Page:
# Quick Golf Handicap Calculation Example

We get questions every week about how to calculate your Golf Handicap. So we wanted to give you an example, instead of giving you the methodology. Below we are going to discuss the case of how the Handicap of “Bob Grint” is calculated.

For any of you interested in understanding the details of the methodology go to the following blog post “How is the Golf Handicap Index Calculated

If you are interested in getting a quick estimate of your handicap go to our Quick Golf Handicap Calculator.

Golf Handicap Calculation

Let me first clarify that the golf handicap is a reflect of the potential ability of the player, and not a representation of his average score. Therefore, getting your handicap is not as simple as calculating your average score over par. So follow the below example to understand how Bob’s Handicap got calculated.

Calculating Bob’s Golf Handicap

1.- Which of Bob scores should I use to calculated the golf handicap?

You should use the number of scores determined by the following table. In the case of Bob, the below graph shows that he has 20 scores (you can find your own graph on the Trends section). The green bars represent the best 10 scores out of those, which are the ones that we will use based on the table above. 2. – How do I determine which ones are the best scores?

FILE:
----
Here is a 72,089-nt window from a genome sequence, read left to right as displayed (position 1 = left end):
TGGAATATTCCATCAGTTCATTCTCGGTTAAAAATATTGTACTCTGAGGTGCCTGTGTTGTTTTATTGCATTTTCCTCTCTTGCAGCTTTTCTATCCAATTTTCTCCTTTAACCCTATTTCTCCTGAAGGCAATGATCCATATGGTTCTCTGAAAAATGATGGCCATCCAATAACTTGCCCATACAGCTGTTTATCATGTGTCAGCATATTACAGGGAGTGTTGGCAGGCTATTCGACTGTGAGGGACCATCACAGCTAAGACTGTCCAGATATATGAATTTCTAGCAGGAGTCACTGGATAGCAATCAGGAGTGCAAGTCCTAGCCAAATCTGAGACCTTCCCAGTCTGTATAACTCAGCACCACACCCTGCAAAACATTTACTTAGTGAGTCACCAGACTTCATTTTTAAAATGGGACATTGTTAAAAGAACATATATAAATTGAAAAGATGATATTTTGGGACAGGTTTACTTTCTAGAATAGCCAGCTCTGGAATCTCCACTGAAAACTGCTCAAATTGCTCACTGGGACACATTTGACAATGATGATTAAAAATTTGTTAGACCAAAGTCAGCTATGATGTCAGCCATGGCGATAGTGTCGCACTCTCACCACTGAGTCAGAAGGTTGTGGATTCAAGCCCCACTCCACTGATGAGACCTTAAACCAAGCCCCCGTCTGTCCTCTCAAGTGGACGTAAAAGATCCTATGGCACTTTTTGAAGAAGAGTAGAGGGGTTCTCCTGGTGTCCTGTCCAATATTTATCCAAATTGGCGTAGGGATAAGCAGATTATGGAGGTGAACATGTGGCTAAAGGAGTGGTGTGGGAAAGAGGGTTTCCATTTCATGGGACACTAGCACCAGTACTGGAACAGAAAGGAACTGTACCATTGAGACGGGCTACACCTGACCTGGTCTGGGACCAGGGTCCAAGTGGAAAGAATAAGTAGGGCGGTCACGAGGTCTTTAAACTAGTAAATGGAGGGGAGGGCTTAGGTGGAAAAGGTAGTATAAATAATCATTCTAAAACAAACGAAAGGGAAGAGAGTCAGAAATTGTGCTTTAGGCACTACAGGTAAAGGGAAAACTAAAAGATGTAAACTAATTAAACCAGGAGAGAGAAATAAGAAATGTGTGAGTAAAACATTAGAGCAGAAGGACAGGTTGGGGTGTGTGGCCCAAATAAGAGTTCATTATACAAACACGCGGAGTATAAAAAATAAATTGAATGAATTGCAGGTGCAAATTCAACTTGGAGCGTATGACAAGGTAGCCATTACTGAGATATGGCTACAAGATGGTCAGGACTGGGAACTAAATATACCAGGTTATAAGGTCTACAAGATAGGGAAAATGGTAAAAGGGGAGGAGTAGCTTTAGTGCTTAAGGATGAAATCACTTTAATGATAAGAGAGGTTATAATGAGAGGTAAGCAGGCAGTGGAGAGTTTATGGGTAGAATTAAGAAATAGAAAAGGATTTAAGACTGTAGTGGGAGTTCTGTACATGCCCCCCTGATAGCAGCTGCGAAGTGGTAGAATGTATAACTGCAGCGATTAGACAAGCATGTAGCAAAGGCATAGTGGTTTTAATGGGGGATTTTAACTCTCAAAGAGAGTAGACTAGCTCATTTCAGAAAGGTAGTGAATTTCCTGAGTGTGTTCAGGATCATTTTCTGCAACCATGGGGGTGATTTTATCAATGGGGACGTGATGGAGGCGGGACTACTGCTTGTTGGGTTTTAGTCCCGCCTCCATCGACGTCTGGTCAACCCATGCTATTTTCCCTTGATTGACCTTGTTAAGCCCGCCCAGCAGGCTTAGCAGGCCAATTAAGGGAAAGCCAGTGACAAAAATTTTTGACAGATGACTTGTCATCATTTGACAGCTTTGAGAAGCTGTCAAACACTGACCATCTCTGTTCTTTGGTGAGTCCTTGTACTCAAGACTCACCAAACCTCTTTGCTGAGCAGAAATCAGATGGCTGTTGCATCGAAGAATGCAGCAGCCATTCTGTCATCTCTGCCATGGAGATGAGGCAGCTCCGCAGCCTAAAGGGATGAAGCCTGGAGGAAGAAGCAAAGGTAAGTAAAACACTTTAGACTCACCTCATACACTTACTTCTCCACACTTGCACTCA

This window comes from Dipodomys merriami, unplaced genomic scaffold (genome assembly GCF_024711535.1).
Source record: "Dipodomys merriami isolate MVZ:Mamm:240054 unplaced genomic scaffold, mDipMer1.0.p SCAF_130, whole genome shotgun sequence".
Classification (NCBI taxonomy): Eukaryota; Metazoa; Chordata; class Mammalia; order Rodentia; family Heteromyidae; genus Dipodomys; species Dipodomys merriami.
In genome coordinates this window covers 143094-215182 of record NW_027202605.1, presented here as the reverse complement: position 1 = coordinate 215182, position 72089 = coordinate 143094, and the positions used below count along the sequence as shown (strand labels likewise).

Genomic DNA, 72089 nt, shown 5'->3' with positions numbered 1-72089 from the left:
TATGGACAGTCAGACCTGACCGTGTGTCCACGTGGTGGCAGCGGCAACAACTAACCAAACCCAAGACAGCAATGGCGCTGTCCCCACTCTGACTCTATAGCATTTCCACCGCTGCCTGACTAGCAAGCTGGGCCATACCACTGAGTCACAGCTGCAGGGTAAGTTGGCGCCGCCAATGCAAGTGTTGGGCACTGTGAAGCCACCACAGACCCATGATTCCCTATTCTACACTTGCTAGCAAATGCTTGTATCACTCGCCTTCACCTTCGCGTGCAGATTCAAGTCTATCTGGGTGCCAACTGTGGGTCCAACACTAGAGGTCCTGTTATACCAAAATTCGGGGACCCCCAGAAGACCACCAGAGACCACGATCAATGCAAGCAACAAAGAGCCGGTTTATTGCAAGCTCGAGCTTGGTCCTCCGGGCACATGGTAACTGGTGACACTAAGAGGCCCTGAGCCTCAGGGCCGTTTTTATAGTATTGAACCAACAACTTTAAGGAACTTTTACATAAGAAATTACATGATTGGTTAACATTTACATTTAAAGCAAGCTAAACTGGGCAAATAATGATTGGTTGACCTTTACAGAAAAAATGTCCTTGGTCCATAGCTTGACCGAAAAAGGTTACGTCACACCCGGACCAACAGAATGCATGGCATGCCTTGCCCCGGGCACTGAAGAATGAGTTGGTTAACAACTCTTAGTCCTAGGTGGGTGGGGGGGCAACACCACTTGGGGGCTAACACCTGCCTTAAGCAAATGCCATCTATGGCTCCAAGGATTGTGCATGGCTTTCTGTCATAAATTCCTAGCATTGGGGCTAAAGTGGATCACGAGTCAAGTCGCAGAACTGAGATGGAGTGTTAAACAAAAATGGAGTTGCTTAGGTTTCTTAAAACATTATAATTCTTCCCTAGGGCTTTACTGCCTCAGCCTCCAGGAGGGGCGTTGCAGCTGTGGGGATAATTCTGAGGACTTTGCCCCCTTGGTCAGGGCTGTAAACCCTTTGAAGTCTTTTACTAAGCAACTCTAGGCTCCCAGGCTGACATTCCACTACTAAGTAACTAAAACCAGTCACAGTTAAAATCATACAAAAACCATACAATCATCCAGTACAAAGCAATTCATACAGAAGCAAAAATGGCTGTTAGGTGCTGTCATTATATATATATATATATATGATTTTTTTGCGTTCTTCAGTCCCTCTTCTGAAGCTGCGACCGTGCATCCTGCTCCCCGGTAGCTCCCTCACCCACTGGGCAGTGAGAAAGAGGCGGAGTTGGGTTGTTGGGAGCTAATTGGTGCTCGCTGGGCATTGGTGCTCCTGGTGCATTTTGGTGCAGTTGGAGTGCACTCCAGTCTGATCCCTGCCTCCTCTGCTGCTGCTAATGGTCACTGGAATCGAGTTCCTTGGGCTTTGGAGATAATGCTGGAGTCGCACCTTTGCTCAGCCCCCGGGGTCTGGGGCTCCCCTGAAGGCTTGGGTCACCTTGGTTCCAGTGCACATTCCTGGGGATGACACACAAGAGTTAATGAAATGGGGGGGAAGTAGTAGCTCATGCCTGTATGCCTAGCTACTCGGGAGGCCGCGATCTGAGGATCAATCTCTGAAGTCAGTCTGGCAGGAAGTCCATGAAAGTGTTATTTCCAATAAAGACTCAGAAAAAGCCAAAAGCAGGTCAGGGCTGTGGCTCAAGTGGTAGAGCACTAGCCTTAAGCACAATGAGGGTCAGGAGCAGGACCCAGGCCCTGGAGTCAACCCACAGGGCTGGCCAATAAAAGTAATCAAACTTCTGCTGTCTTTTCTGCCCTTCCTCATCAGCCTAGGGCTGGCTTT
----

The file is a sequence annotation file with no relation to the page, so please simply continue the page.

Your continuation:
Each score has its own Handicap Differential which represents the value of the score. The lower the better. To calculate the differential you do use the following formula:

Hdcp Diff. = (Adjusted Gross Score – Course Rating) x 113 / Slope Rating

So for example, Bob’s last Score is a 76 at Biltmore Golf Course Blue Tees.  Therefore:

Hdcp Diff.= (76 – 70.2) x 113 / 124 = 5.3

If you follow the same process for all of Bob’s scores you will get the following differentials: 3.- What do I do with those 10 best handicap differentials?

Well, the formula states that we average those differentials as follows:

Avg ( 7.1+7.2+8.8+8.3+8.2+1.1+0.2+8.7+3+5.3 ) = 5.79

Then you multiply by 96% and truncate any decimals after the first one:

5.79 x 96% = 5.5584 -> Then truncate -> 5.5

And there you have it, Bob’s handicap is 5.5.

Is the USGA Golf Handicap System Fair?

Well, a lot of these numbers seem very arbitrary but they actually have a lot of logic behind it. Go to the following post to learn more about the philosophy of the handicap system

I hope this posts helps you understand a little better the process of calculating a the golf handicap calculation process.